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Domain swapping is a widespread oligomerization process that is observed in a large variety of protein families. In the large superfamily of substrate-binding proteins, non-monomeric members have rarely been reported. The arginine-binding protein from Thermotoga maritima (TmArgBP), a protein endowed with a number of unusual properties, presents a domain-swapped structure in its dimeric native state in which the two polypeptide chains mutually exchange their C-terminal helices. It has previously been shown that mutations in the region connecting the last two helices of the TmArgBP structure lead to the formation of a variety of oligomeric states (monomers, dimers, trimers and larger aggregates). With the aim of defining the structural determinants of domain swapping in TmArgBP, the monomeric form of the P235GK mutant has been structurally characterized. Analysis of this arginine-bound structure indicates that it consists of a closed monomer with its C-terminal helix folded against the rest of the protein, as typically observed for substrate-binding proteins. Notably, the two terminal helices are joined by a single nonhelical residue (Gly235). Collectively, the present findings indicate that extending the hinge region and conferring it with more conformational freedom makes the formation of a closed TmArgBP monomer possible. On the other hand, the short connection between the helices may explain the tendency of the protein to also adopt alternative oligomeric states (dimers, trimers and larger aggregates). The data reported here highlight the importance of evolutionary control to avoid the uncontrolled formation of heterogeneous and potentially harmful oligomeric species through domain swapping.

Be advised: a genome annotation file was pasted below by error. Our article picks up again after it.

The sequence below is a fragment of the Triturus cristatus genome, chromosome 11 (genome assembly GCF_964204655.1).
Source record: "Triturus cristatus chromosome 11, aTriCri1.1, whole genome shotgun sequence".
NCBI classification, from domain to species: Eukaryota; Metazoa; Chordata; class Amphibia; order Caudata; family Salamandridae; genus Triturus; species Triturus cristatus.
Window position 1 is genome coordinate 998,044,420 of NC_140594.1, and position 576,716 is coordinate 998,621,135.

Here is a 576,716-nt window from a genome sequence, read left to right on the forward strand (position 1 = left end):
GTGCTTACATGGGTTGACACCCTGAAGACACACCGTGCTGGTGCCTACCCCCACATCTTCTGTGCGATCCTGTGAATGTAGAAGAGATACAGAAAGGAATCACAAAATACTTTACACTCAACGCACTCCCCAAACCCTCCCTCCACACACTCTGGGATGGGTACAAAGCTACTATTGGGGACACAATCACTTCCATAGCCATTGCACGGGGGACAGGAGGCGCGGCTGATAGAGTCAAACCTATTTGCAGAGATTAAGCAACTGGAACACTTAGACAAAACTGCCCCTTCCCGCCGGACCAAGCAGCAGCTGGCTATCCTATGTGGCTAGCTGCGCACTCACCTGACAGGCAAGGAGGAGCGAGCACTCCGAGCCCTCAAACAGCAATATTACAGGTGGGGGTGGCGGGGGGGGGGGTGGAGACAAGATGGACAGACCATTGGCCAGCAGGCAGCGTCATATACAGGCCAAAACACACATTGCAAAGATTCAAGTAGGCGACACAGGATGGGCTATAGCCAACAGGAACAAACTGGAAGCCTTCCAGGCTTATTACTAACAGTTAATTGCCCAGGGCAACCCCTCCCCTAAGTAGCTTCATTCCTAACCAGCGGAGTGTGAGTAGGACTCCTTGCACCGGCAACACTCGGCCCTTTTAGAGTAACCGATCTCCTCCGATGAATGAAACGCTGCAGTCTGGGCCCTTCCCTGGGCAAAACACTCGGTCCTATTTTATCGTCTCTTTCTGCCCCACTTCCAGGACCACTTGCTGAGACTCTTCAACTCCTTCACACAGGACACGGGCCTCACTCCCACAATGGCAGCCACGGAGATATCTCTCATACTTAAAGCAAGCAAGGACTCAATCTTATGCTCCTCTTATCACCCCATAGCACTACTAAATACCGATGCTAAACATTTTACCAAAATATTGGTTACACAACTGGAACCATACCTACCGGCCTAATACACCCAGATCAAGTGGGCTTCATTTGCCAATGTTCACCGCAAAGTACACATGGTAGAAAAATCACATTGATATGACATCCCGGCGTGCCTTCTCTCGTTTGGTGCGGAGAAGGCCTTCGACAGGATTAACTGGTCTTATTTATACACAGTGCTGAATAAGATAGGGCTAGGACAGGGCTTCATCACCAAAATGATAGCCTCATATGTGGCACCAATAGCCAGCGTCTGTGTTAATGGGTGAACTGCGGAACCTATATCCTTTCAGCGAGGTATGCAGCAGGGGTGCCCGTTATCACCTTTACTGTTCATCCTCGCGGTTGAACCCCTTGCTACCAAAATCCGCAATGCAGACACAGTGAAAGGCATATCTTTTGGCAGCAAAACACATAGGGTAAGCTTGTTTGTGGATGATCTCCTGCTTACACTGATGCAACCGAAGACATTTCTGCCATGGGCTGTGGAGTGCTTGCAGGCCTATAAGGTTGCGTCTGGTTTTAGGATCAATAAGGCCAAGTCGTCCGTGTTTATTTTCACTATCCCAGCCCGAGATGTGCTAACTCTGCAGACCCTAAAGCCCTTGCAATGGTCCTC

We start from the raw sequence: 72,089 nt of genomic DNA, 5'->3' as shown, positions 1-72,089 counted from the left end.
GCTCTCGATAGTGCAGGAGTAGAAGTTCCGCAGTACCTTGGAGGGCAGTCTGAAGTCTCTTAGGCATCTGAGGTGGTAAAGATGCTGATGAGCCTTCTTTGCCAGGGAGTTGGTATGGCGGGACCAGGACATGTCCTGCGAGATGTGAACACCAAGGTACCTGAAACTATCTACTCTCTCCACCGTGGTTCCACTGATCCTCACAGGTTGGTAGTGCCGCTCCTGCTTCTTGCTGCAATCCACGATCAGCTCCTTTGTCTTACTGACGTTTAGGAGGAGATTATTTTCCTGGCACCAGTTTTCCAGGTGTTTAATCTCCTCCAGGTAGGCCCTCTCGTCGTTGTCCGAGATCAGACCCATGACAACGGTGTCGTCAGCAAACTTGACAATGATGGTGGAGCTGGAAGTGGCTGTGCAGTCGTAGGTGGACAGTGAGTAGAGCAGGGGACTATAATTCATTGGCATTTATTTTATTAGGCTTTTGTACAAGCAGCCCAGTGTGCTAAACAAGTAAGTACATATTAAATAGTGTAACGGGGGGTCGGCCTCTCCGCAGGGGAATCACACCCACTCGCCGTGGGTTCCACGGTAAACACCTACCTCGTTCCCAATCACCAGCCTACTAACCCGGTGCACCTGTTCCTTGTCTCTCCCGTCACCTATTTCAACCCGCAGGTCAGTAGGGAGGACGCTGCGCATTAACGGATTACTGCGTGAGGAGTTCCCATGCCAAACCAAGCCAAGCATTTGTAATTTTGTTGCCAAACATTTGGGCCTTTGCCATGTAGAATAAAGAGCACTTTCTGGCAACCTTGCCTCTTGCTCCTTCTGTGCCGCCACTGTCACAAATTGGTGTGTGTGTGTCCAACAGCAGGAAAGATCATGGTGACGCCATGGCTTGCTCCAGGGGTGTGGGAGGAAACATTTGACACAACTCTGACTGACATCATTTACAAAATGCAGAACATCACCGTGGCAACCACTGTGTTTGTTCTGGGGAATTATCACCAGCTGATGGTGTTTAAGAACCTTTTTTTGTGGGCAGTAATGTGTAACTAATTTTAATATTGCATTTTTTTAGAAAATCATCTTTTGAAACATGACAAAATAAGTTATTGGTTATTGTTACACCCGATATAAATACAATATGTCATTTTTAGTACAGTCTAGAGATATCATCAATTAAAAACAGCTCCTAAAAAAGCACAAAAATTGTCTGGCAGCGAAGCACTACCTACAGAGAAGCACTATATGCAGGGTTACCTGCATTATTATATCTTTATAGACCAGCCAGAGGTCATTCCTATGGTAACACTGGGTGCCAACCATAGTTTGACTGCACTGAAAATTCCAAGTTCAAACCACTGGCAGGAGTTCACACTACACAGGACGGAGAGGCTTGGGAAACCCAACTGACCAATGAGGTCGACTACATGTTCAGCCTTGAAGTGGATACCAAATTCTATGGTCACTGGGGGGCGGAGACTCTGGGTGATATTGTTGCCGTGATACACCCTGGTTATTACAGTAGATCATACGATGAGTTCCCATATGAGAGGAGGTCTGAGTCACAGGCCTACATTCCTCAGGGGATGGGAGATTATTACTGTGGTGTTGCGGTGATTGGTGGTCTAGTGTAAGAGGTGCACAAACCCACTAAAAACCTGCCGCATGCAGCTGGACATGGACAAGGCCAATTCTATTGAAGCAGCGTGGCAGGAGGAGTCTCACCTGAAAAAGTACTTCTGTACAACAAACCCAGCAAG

This article was published in the following journal.
Name: Acta crystallographica. Section F, Structural biology communications
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A monomeric GTP-binding protein involved in nucleocytoplasmic transport of proteins into the nucleus and RNA into the cytoplasm. This enzyme was formerly listed as EC 220.127.116.11.
A class of monomeric, low molecular weight (20-25 kDa) GTP-binding proteins that regulate a variety of intracellular processes. The GTP bound form of the protein is active and limited by its inherent GTPase activity, which is controlled by an array of GTPase activators, GDP dissociation inhibitors, and guanine nucleotide exchange factors. This enzyme was formerly listed as EC 18.104.22.168
A class of proteins related in structure and function to TATA-BOX BINDING PROTEIN that can take the place of TATA-BOX BINDING PROTEIN in the transcription initiation complex. They are found in most multicellular organisms and may be involved in tissue-specific promoter regulation. They bind to DNA and interact with TATA-BINDING PROTEIN ASSOCIATED FACTORS, however they may lack specificity for the TATA-BOX.
A member of the Rho family of MONOMERIC GTP-BINDING PROTEINS. It is associated with a diverse array of cellular functions including cytoskeletal changes, filopodia formation and transport through the GOLGI APPARATUS. This enzyme was formerly listed as EC 22.214.171.124.
A family of serine-threonine kinases that bind to and are activated by MONOMERIC GTP-BINDING PROTEINS such as RAC GTP-BINDING PROTEINS and CDC42 GTP-BINDING PROTEIN. They are intracellular signaling kinases that play a role the regulation of cytoskeletal organization.
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